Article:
W3C home > Mailing lists > Public > public-esw@w3.org > May 2004

Re: URI policy for thesaurus concepts

From: Thomas Bandholtz <thomas@bandholtz.info>
Date: Sun, 2 May 2004 22:25:38 +0200
Message-ID: <101e01c43083$a1d1d970$fe78a8c0@Thomast40>
To: <public-esw-thes@w3.org>, <public-esw@w3.org>
Cc: "Miles, AJ (Alistair) " <A.J.Miles@rl.ac.uk>

> Sure, both are possible and will remain so. Our focus here, though,is
> on the machine readable aspect (and on making machine interfaces that
> are adequate to support an interesting and usable range of human
> interfaces).

That's exactly what I am looking for. Especially I am interested in a Web
Service solution.

> > The consequence is that a single URL is not enough.
> That doesn't necessarily follow. HTTP supports content negotiation
> (see http://www.w3.org/Protocols/ ftp://ftp.isi.edu/in-notes/rfc2616.txt)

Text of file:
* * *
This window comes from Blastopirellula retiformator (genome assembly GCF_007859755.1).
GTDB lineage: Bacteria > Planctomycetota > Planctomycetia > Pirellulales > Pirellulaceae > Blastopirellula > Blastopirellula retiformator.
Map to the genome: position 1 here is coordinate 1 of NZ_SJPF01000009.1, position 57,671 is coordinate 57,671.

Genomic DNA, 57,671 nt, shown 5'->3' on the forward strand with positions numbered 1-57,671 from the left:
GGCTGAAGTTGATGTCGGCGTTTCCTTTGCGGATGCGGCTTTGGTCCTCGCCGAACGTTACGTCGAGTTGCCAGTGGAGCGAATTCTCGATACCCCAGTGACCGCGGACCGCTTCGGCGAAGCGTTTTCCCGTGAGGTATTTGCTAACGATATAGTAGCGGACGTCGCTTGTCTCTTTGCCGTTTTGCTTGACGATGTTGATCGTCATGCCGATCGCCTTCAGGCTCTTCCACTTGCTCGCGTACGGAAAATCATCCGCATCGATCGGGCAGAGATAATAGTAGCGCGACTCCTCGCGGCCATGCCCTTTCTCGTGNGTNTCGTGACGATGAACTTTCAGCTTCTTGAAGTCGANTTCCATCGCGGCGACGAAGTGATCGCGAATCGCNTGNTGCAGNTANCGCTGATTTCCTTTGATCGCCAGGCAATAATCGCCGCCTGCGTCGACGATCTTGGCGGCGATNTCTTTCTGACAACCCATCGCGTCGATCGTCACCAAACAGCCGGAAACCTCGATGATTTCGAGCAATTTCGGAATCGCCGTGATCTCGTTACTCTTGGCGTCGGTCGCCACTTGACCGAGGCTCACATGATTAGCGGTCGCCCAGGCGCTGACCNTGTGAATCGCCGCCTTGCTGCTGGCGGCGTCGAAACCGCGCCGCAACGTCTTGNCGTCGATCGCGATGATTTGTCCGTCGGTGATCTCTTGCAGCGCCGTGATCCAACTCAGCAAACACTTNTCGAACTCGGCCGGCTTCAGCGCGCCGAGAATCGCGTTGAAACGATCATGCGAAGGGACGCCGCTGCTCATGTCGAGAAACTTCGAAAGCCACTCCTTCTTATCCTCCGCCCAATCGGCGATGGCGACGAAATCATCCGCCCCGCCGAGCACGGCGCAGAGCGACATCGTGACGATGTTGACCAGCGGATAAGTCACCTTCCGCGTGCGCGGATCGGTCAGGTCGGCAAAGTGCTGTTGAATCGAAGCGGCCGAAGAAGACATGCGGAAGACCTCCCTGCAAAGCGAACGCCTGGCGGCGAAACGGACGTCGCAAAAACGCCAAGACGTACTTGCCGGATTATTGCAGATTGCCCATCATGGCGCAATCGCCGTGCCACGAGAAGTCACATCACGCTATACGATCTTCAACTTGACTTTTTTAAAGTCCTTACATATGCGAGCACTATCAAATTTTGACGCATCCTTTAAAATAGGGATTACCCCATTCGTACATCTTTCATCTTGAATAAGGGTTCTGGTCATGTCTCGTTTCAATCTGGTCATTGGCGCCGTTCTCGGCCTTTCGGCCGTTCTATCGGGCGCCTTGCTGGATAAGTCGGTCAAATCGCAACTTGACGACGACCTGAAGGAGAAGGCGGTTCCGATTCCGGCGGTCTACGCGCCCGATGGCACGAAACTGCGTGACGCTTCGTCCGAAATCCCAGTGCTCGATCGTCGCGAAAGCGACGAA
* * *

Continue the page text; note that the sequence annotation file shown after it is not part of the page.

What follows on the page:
> which allows multiple representations of the same thing to be made
> accessible via a common URI.

I found http://www.w3.org/Protocols/rfc2616/rfc2616-sec12.html:
"Server-driven negotiation has disadvantages:
      1. It is impossible for the server to accurately determine what
         might be "best" for any given user, since that would require
         complete knowledge of both the capabilities of the user agent
         and the intended use for the response (e.g., does the user want
         to view it on screen or print it on paper?)."

IMHO we only could think about server-driven negotiation here.
This does not sound very encouraging ...
Again, I would focus on a Web Service which at least has a WSDL, so the
client can see what she will get back.

> We can also use XML namespace mixing to make multiple kinds of
> information available within a common piece of markup (eg. RDF inside
> XHTML, or RDF styled into XHTML using XSLT). There are a lot of options
> to explore.

Well, here we have the SKOS Core RDF (2004-03-26) and the SKOS API WSDL/XML
Schema (2004-04-29) serializations, or  namespaces.
I thought about using the RDF in the Web Service, but API brings its own
model, which is not fully consistent with the RDF semantically!

Is this really what we need?

Would be nice to have a *complete* information model independent of any
syntax (as they have it in ISO19115, where the XML Syntax is a second
standard ISO19139).

Received on Sunday, 2 May 2004 16:25:51 UTC

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